“The facility we envision here would include an exhibit that would be visible to the public, with the remaining wolves more secluded, because they need to have very minimal human contact,” said Hankins. “It’s very important to keep the public from them to keep them from being habitualized. Our goal is to have a facility where school groups and tourists/visitors could come and there would be educational information about the plight of the American red wolf, including veterinary space for when wolves need cared for medically, food space, etc. We think it will complement the existing Forrest Wood Nature Center; as tourists or school groups come to Jonesboro, they would be able to visit both centers/facilities. (With the) addition of Embassy Suites, as Jonesboro is working to become more of a destination, we think it can be a driver of ecotourism. We also want a camping area for scouts and groups like that, so we are looking at similar facilities.”

Hankins says the U.S. Fish and Wildlife Service is overseeing the red wolves’ current situation across the country. While there are only about 20-25 red wolves in the wild, there are 255 in captivity. There is only technically space for 240 of those wolves in current facilities, so there is a dire need for new facilities they can relocate wolves to as the population grows.

“Potentially all these animals could be introduced to the wild, so it’s as hands-off as possible,” said Risch. “Fish and Wildlife’s current plan is to double the number of wolves in captivity to increase genetic diversity and have enough for potential reintroductions.”

From watching pups get checks at the EWC to hosting last year’s annual Red Wolf Species Survival Plan meeting along with the Little Rock Zoo and the EWC, Hankins, Risch and their team are doing their best to learn about the process for when A-State has red wolves of its own.

“We just returned from the 2019 national SSP meeting in Albany, Georgia,” said Hankins. “They are thrilled A-State has taken such a leadership role, from an education, scientific and marketing standpoint. … We would be the first one that has an educational and conservation component that is tied to a university.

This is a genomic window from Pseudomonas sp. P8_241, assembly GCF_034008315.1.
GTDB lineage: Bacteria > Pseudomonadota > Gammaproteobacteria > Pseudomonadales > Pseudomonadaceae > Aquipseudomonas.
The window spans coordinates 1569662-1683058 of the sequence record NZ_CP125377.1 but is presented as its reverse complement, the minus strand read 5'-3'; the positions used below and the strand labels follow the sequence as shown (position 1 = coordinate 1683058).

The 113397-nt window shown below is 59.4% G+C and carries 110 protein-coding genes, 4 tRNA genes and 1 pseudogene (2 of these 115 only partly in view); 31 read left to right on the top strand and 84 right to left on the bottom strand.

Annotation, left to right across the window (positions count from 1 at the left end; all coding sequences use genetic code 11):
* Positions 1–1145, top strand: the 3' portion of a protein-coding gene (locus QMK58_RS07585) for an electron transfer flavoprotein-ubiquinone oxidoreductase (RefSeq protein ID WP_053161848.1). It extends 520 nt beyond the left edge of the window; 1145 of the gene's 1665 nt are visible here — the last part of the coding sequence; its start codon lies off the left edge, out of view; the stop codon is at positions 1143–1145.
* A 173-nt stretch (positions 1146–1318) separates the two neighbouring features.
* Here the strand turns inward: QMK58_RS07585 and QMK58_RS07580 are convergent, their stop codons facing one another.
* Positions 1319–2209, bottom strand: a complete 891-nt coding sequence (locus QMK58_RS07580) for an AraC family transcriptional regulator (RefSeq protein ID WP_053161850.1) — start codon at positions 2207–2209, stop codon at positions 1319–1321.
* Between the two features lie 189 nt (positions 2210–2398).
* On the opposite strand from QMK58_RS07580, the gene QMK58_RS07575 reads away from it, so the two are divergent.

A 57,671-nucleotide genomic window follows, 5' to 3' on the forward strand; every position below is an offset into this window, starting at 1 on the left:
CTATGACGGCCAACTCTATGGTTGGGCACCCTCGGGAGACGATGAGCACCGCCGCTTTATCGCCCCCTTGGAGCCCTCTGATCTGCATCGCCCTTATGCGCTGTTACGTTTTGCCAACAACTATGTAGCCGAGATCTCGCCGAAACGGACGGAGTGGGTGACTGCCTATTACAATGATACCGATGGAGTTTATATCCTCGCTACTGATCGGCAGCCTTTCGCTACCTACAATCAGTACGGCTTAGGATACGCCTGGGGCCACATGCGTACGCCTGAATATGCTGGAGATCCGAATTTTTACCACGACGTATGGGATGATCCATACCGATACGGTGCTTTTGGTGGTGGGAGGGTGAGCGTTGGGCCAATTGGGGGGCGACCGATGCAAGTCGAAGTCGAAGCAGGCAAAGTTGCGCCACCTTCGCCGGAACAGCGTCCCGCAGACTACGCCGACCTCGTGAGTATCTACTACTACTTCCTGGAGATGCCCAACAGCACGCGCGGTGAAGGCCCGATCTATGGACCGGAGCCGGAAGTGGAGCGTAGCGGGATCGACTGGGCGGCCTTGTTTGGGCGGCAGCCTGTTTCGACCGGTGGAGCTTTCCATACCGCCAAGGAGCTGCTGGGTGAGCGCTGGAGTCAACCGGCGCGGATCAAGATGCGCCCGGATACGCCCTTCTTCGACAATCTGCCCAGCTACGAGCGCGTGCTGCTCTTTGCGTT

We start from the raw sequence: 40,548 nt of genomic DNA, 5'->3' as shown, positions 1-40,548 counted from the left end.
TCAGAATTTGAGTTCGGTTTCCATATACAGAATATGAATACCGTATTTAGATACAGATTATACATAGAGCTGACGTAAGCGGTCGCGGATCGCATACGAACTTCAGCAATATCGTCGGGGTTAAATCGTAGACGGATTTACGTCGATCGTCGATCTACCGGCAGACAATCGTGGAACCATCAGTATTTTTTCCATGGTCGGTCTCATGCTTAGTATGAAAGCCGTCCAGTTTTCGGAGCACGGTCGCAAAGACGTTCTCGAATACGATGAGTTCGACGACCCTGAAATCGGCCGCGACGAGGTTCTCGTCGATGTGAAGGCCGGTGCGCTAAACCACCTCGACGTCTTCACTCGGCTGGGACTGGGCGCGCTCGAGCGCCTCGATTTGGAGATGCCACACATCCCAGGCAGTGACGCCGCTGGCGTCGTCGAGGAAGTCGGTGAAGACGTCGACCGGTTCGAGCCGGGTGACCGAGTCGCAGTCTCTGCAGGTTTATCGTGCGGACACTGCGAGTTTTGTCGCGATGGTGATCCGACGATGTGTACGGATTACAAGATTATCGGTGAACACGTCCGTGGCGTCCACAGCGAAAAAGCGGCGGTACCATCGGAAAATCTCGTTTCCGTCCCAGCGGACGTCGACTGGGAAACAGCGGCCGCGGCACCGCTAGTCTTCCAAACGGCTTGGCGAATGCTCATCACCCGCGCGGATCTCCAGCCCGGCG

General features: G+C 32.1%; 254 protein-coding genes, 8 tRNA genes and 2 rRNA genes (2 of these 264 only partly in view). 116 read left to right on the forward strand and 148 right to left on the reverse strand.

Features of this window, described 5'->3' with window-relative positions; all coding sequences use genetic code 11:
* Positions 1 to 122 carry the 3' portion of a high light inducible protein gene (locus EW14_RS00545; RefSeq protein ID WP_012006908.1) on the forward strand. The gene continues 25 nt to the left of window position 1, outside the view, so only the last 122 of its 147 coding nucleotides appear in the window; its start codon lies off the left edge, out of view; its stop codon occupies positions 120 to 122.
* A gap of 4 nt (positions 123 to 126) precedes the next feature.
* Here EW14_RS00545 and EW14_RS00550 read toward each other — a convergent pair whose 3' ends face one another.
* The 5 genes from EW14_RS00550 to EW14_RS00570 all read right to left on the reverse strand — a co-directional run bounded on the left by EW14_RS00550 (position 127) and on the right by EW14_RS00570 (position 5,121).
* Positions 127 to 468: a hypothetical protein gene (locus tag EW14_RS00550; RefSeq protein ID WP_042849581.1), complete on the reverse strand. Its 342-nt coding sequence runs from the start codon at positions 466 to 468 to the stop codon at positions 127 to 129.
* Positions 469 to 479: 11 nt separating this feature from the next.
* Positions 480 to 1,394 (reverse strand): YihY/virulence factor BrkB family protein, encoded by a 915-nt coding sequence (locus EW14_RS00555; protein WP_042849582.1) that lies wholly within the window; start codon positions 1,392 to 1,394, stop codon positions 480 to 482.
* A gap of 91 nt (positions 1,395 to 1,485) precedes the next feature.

“… The university’s involvement has really energized the SSP in a big way. They’re incredibly motivated by the attention and marketing and education we’re bringing to the red wolf.”

Hankins says that they are currently seeking sponsors and donors who would like to see a facility like this built for the betterment of the state and Northeast Arkansas. Sponsors for naming rights, enclosures, buildings and more are all available. While the university itself will be incredibly supportive of the research and education center, it has to be a privately-funded endeavor. Project leaders estimate it will take $2 million to get the project started.

“We also have an opportunity here for ecotourism,” said Hankins. “We have to give families a reason to come to Jonesboro to visit. This is going to be one of those reasons – an opportunity to come see such a rare animal – a beautiful, majestic animal. It is going to attract families that otherwise never would have come to Jonesboro.”

One major attraction for the next two years will be a statue by Weiler Woods for Wildlife sculptor Dale Weiler. The sculpture, “Just Settling In,” which depicts a female wolf nuzzling her pup, was completed in February of this year. Weiler spent several months carving the 200 pound bas-relief out of a piece of Utah alabaster, and the result is a meaningful piece of art that will be used to aid the red wolf conservation effort.